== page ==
Jagiellonian University Repository

Concerted evolution of body mass and cell size : similar patterns among species of birds (Galliformes) and mammals (Rodentia)

pcg.skipToMenu

Concerted evolution of body mass and cell size : similar patterns among species of birds (Galliformes) and mammals (Rodentia)

Show full item record

dc.contributor.author Czarnołęski, Marcin [SAP11117273] pl
dc.contributor.author Łabęcka, Anna Maria [SAP14002596] pl
dc.contributor.author Dragosz-Kluska, Dominika [SAP13903295] pl
dc.contributor.author Pis, Tomasz [SAP11013714] pl
dc.contributor.author Pawlik, Katarzyna [SAP14007746] pl
dc.contributor.author Kapustka, Filip [USOS46254] pl
dc.contributor.author Kilarski, Wincenty [SAP14004598] pl
dc.contributor.author Kozłowski, Jan [SAP11007395] pl
dc.date.accessioned 2018-06-05T10:46:26Z
dc.date.available 2018-06-05T10:46:26Z
dc.date.issued 2018 pl
dc.identifier.uri https://ruj.uj.edu.pl/xmlui/handle/item/54695
dc.language eng pl
dc.rights Udzielam licencji. Uznanie autorstwa 3.0 Polska *
dc.rights.uri http://creativecommons.org/licenses/by/3.0/pl/legalcode *
dc.title Concerted evolution of body mass and cell size : similar patterns among species of birds (Galliformes) and mammals (Rodentia) pl
dc.type JournalArticle pl
dc.abstract.en Cell size plays a role in body size evolution and environmental adaptations. Addressing these roles, we studied body mass and cell size in Galliformes birds and Rodentia mammals, and collected published data on their genome sizes. In birds, we measured erythrocyte nuclei and basal metabolic rates (BMRs). In birds and mammals, larger species consistently evolved larger cells for five cell types (erythrocytes, enterocytes, chondrocytes, skin epithelial cells, and kidney proximal tubule cells) and evolved smaller hepatocytes. We found no evidence that cell size differences originated through genome size changes. We conclude that the organism-wide coordination of cell size changes might be an evolutionarily conservative characteristic, and the convergent evolutionary body size and cell size changes in Galliformes and Rodentia suggest the adaptive significance of cell size. Recent theory predicts that species evolving larger cells waste less energy on tissue maintenance but have reduced capacities to deliver oxygen to mitochondria and metabolize resources. Indeed, birds with larger size of the above mentioned cell types and smaller hepatocytes have evolved lower mass-specific BMRs. We propose that the inconsistent pattern in hepatocytes derives from the efficient delivery system to hepatocytes, combined with their intense involvement in supracellular function and anabolic activity. pl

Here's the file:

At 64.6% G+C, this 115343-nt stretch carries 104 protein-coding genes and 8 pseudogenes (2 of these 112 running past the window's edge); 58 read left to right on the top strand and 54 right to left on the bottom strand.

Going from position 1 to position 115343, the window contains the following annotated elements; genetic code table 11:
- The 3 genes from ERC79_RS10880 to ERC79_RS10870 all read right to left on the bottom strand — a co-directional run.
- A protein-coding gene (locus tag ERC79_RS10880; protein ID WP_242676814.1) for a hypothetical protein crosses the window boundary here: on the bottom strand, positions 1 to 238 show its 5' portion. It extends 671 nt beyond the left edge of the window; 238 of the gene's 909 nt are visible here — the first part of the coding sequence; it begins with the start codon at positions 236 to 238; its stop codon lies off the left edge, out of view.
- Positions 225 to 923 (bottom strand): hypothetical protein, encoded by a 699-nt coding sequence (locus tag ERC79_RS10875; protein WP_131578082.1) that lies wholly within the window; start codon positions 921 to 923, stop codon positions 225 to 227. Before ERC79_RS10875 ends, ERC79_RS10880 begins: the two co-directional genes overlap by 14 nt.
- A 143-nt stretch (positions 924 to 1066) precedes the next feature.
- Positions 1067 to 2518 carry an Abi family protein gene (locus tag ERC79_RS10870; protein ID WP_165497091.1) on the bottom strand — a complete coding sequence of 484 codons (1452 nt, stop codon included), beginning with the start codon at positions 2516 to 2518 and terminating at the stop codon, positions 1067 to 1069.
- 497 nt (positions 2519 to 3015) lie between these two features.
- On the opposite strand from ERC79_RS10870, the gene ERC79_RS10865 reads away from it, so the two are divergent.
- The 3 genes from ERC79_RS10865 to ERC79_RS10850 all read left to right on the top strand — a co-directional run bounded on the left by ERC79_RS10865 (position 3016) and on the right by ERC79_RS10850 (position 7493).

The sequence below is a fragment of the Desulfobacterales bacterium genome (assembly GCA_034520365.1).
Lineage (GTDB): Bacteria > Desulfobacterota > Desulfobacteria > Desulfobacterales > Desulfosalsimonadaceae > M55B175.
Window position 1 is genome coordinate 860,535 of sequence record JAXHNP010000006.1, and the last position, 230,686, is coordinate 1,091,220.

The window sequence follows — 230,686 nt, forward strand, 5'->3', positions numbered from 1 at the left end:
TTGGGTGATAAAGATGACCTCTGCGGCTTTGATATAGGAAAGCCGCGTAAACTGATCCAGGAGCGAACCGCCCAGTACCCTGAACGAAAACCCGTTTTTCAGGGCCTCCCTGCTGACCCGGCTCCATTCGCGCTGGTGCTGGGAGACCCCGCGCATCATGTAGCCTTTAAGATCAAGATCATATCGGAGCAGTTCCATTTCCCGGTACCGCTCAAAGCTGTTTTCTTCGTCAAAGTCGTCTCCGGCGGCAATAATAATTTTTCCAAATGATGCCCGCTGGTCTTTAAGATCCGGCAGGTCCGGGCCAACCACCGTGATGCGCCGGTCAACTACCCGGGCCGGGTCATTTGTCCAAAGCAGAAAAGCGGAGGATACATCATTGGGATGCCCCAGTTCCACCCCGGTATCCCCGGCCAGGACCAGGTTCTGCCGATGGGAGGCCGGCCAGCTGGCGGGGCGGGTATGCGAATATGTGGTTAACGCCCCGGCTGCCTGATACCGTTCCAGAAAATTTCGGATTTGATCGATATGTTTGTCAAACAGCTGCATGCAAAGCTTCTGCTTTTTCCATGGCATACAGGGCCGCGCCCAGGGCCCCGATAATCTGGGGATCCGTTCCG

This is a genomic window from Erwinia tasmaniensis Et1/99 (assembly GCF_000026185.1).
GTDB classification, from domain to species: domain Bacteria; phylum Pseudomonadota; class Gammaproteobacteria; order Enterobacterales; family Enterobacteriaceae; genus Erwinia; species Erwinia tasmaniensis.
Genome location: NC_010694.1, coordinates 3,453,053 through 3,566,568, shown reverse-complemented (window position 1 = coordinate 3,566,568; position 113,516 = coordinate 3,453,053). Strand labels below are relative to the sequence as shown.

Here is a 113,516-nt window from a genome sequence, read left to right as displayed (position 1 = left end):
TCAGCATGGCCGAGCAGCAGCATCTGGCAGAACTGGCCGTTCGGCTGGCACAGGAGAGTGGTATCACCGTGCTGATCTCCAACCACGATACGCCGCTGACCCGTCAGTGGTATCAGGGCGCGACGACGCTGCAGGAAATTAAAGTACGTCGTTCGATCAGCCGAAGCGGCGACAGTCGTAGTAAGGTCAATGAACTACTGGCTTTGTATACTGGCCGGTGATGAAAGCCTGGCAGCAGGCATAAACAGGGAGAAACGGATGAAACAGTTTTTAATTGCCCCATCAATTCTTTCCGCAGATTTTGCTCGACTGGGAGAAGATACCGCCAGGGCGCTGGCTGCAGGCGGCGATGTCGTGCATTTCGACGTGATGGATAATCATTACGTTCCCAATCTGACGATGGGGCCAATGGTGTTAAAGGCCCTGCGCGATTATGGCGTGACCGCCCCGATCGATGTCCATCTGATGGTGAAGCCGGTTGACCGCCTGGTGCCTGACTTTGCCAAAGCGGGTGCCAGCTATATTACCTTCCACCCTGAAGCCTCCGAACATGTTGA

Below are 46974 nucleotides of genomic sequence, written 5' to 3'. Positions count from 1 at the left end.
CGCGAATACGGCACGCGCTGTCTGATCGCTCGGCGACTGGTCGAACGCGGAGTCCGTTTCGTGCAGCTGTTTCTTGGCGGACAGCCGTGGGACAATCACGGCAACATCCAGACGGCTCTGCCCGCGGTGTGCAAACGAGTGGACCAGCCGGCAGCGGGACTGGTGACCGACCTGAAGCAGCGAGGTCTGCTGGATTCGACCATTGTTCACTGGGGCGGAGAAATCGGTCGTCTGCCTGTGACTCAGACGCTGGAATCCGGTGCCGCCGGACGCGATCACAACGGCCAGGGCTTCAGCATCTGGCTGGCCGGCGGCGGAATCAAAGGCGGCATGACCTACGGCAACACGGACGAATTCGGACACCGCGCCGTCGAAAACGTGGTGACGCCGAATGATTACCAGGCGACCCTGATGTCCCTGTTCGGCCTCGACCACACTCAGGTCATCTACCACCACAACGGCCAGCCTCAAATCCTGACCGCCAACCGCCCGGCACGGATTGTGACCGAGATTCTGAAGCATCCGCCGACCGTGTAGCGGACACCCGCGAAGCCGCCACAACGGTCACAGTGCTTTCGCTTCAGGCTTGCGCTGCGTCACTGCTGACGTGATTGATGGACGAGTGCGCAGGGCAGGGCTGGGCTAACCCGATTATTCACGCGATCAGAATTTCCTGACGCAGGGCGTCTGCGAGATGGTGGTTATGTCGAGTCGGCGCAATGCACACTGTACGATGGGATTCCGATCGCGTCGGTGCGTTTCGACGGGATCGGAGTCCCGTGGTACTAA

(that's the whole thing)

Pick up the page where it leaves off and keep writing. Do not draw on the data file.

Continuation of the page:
dc.subject.en allometry pl
dc.subject.en BMR pl
dc.subject.en body size pl
dc.subject.en concerted evolution pl
dc.subject.en interspecific scaling pl
dc.subject.en karyoplasmic ratio pl
dc.subject.en metabolic rate pl
dc.subject.en optimal cell size pl
dc.subject.en species diversity pl
dc.description.volume 7 pl
dc.description.number 4 pl
dc.identifier.doi 10.1242/bio.029603 pl
dc.identifier.eissn 2046-6390 pl
dc.title.journal Biology Open pl
dc.language.container eng pl
dc.affiliation Wydział Biologii : Instytut Nauk o Środowisku pl
dc.affiliation Wydział Biologii : Instytut Zoologii i Badań Biomedycznych pl
dc.subtype Article pl
dc.identifier.articleid bio029603 pl
dc.rights.original CC-BY; otwarte czasopismo; ostateczna wersja wydawcy; w momencie opublikowania; 0 pl
dc.identifier.project 1720/B/P01/2009/36 pl
dc.identifier.project DS/BINOZ/INOS/757/2018 pl
dc.identifier.project 2016/21/B/NZ8/00303 pl
dc.identifier.project ROD UJ / P pl
.pointsMNiSW [2018 A]: 35


Files in this item

This item appears in the following Collection(s)

Udzielam licencji. Uznanie autorstwa 3.0 Polska Except where otherwise noted, this item's license is described as Udzielam licencji. Uznanie autorstwa 3.0 Polska